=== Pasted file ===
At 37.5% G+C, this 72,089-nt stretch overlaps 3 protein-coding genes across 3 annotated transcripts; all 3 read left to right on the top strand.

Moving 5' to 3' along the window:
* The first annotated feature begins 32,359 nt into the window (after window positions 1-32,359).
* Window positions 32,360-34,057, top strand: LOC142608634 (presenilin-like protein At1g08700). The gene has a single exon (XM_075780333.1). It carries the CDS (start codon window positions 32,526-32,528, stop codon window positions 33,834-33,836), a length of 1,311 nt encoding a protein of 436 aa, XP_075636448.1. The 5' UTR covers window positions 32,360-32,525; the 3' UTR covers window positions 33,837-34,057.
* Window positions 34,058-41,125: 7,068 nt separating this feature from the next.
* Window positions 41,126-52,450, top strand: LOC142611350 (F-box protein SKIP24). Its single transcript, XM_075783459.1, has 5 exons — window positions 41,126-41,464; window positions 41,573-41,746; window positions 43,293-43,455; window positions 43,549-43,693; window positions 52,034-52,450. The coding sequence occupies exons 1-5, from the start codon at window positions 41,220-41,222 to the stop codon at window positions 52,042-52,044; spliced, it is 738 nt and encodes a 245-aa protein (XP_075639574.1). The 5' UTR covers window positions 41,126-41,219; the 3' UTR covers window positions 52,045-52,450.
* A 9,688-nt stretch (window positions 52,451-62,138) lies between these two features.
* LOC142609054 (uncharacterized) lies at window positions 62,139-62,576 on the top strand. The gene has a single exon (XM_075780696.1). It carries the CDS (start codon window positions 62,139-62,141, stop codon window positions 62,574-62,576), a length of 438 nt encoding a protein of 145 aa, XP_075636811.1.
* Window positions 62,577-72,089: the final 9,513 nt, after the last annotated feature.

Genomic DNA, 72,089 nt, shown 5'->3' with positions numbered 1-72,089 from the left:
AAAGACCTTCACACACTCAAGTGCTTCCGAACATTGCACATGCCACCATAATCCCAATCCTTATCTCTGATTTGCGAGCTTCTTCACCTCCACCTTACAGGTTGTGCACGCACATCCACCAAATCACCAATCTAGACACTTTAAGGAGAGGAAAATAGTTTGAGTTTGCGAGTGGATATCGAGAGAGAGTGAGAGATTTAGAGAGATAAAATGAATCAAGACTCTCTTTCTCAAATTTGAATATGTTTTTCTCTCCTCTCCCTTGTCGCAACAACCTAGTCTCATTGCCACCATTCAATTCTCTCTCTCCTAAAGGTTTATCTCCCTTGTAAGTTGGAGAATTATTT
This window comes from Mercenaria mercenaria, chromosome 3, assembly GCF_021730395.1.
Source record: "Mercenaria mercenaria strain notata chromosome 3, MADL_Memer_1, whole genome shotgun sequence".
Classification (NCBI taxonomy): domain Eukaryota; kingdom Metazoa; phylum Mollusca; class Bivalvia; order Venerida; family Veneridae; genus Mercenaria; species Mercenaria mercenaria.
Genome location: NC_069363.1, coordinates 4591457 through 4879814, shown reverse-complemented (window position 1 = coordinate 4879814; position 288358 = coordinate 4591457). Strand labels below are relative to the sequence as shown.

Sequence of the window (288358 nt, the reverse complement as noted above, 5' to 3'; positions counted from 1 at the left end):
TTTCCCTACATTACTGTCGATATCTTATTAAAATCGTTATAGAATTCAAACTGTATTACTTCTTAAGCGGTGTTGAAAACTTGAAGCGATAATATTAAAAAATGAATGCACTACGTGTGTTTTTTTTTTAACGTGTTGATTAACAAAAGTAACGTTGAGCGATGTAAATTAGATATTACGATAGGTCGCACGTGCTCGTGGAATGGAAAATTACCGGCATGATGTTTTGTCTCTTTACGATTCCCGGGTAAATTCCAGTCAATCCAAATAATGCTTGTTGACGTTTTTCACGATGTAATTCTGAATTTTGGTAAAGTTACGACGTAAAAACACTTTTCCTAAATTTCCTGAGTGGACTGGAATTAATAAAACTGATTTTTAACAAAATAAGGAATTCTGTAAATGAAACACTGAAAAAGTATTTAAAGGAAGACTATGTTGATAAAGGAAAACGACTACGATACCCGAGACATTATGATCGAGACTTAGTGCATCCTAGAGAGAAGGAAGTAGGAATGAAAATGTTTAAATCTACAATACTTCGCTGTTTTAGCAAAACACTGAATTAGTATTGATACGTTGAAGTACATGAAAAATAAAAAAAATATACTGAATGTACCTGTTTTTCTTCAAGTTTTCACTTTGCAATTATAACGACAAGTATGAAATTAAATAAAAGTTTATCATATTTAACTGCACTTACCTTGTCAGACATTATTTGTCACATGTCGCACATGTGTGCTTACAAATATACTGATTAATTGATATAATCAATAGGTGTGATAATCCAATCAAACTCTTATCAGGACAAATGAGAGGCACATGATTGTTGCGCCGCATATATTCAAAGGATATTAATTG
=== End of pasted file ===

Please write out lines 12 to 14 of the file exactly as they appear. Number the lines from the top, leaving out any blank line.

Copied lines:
This window comes from Mercenaria mercenaria, chromosome 3, assembly GCF_021730395.1.
Source record: "Mercenaria mercenaria strain notata chromosome 3, MADL_Memer_1, whole genome shotgun sequence".
Classification (NCBI taxonomy): domain Eukaryota; kingdom Metazoa; phylum Mollusca; class Bivalvia; order Venerida; family Veneridae; genus Mercenaria; species Mercenaria mercenaria.